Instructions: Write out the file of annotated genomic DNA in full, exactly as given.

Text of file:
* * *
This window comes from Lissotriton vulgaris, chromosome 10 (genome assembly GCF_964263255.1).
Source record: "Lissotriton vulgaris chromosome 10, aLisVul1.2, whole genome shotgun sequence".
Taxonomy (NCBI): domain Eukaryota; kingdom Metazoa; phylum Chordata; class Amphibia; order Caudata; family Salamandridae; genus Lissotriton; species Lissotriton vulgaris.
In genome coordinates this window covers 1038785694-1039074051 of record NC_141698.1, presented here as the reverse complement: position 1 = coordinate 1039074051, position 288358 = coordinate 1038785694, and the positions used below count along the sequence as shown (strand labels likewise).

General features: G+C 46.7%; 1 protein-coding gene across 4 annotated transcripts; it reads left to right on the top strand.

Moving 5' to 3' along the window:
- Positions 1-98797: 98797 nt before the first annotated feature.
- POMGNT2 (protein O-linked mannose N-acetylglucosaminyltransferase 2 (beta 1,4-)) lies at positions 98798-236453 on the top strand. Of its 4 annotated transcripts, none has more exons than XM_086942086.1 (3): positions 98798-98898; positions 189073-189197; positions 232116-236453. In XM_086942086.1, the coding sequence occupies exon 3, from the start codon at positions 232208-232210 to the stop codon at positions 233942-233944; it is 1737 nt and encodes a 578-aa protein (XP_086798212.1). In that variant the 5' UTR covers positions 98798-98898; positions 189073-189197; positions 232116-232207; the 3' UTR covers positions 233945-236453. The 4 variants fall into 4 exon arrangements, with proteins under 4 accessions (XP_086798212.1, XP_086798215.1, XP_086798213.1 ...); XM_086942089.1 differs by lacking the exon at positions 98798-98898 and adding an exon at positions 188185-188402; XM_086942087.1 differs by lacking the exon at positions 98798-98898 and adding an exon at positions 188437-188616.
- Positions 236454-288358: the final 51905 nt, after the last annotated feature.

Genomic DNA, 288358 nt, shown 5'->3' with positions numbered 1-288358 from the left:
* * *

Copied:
This window comes from Lissotriton vulgaris, chromosome 10 (genome assembly GCF_964263255.1).
Source record: "Lissotriton vulgaris chromosome 10, aLisVul1.2, whole genome shotgun sequence".
Taxonomy (NCBI): domain Eukaryota; kingdom Metazoa; phylum Chordata; class Amphibia; order Caudata; family Salamandridae; genus Lissotriton; species Lissotriton vulgaris.
In genome coordinates this window covers 1038785694-1039074051 of record NC_141698.1, presented here as the reverse complement: position 1 = coordinate 1039074051, position 288358 = coordinate 1038785694, and the positions used below count along the sequence as shown (strand labels likewise).

General features: G+C 46.7%; 1 protein-coding gene across 4 annotated transcripts; it reads left to right on the top strand.

Moving 5' to 3' along the window:
- Positions 1-98797: 98797 nt before the first annotated feature.
- POMGNT2 (protein O-linked mannose N-acetylglucosaminyltransferase 2 (beta 1,4-)) lies at positions 98798-236453 on the top strand. Of its 4 annotated transcripts, none has more exons than XM_086942086.1 (3): positions 98798-98898; positions 189073-189197; positions 232116-236453. In XM_086942086.1, the coding sequence occupies exon 3, from the start codon at positions 232208-232210 to the stop codon at positions 233942-233944; it is 1737 nt and encodes a 578-aa protein (XP_086798212.1). In that variant the 5' UTR covers positions 98798-98898; positions 189073-189197; positions 232116-232207; the 3' UTR covers positions 233945-236453. The 4 variants fall into 4 exon arrangements, with proteins under 4 accessions (XP_086798212.1, XP_086798215.1, XP_086798213.1 ...); XM_086942089.1 differs by lacking the exon at positions 98798-98898 and adding an exon at positions 188185-188402; XM_086942087.1 differs by lacking the exon at positions 98798-98898 and adding an exon at positions 188437-188616.
- Positions 236454-288358: the final 51905 nt, after the last annotated feature.

Genomic DNA, 288358 nt, shown 5'->3' with positions numbered 1-288358 from the left: